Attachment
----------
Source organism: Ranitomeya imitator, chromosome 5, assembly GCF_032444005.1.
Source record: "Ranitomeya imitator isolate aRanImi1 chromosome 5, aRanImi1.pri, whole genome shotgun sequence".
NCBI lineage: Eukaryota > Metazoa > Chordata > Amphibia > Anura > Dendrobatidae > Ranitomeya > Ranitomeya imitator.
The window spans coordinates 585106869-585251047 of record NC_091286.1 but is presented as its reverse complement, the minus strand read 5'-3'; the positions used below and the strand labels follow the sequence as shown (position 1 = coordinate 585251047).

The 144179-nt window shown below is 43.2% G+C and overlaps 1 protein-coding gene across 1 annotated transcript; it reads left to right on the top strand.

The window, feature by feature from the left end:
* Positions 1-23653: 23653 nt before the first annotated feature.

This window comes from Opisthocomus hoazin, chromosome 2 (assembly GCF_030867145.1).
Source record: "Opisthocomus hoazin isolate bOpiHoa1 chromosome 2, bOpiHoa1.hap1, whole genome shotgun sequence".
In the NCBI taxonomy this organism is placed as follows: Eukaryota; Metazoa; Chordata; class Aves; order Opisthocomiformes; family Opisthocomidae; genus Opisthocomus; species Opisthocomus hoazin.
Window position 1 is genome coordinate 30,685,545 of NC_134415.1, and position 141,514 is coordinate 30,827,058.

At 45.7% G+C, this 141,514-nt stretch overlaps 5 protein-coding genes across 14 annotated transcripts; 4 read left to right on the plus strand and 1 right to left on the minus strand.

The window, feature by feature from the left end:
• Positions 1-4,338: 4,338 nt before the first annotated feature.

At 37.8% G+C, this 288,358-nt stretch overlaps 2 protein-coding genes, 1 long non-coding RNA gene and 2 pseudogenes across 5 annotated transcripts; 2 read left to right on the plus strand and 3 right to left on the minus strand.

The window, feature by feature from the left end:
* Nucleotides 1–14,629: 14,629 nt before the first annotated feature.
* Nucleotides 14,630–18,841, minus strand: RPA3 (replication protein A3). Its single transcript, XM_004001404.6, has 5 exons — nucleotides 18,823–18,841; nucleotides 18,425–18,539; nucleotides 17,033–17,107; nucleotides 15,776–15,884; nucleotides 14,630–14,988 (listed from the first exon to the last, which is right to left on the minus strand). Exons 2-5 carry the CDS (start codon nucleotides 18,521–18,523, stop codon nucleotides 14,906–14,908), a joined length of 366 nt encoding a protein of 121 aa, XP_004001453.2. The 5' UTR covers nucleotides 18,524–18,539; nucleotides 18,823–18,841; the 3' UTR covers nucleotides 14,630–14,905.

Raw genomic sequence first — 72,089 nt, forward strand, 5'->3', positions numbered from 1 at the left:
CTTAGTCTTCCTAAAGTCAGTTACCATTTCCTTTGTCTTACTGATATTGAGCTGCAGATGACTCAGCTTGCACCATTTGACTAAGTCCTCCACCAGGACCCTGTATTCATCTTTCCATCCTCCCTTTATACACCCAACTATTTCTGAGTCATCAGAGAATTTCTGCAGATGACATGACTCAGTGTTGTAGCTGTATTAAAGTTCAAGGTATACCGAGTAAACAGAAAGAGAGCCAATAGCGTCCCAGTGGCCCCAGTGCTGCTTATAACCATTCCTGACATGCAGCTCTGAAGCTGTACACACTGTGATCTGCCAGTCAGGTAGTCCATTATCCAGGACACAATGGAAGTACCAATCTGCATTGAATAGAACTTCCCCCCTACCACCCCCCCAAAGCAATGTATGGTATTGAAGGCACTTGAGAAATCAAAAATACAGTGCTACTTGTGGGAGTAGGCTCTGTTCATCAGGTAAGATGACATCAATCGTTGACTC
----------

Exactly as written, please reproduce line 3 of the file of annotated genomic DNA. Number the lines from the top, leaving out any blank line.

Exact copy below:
NCBI lineage: Eukaryota > Metazoa > Chordata > Amphibia > Anura > Dendrobatidae > Ranitomeya > Ranitomeya imitator.